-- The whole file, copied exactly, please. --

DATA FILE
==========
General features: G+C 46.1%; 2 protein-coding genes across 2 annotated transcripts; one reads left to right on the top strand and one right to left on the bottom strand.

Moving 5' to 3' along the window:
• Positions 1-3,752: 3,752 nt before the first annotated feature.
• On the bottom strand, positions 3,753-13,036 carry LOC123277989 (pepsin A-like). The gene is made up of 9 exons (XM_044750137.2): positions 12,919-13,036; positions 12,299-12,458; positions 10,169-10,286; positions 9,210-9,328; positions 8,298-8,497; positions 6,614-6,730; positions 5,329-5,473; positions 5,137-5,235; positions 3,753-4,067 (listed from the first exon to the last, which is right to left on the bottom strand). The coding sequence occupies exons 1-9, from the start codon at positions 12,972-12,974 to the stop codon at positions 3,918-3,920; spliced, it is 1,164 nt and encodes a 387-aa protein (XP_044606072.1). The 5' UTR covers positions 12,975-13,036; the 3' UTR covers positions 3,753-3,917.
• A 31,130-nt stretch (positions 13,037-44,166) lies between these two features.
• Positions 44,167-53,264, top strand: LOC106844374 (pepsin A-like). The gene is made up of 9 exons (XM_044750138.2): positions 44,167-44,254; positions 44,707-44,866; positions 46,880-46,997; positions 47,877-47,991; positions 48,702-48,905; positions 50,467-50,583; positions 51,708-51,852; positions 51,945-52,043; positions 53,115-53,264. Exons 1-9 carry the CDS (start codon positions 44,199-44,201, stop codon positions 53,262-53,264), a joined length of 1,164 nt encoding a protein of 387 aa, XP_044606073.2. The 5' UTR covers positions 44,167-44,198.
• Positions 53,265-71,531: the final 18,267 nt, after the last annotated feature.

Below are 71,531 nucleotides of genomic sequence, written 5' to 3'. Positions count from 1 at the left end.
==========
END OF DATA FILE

General features: G+C 46.1%; 2 protein-coding genes across 2 annotated transcripts; one reads left to right on the top strand and one right to left on the bottom strand.

Moving 5' to 3' along the window:
• Positions 1-3,752: 3,752 nt before the first annotated feature.
• On the bottom strand, positions 3,753-13,036 carry LOC123277989 (pepsin A-like). The gene is made up of 9 exons (XM_044750137.2): positions 12,919-13,036; positions 12,299-12,458; positions 10,169-10,286; positions 9,210-9,328; positions 8,298-8,497; positions 6,614-6,730; positions 5,329-5,473; positions 5,137-5,235; positions 3,753-4,067 (listed from the first exon to the last, which is right to left on the bottom strand). The coding sequence occupies exons 1-9, from the start codon at positions 12,972-12,974 to the stop codon at positions 3,918-3,920; spliced, it is 1,164 nt and encodes a 387-aa protein (XP_044606072.1). The 5' UTR covers positions 12,975-13,036; the 3' UTR covers positions 3,753-3,917.
• A 31,130-nt stretch (positions 13,037-44,166) lies between these two features.
• Positions 44,167-53,264, top strand: LOC106844374 (pepsin A-like). The gene is made up of 9 exons (XM_044750138.2): positions 44,167-44,254; positions 44,707-44,866; positions 46,880-46,997; positions 47,877-47,991; positions 48,702-48,905; positions 50,467-50,583; positions 51,708-51,852; positions 51,945-52,043; positions 53,115-53,264. Exons 1-9 carry the CDS (start codon positions 44,199-44,201, stop codon positions 53,262-53,264), a joined length of 1,164 nt encoding a protein of 387 aa, XP_044606073.2. The 5' UTR covers positions 44,167-44,198.
• Positions 53,265-71,531: the final 18,267 nt, after the last annotated feature.

Below are 71,531 nucleotides of genomic sequence, written 5' to 3'. Positions count from 1 at the left end.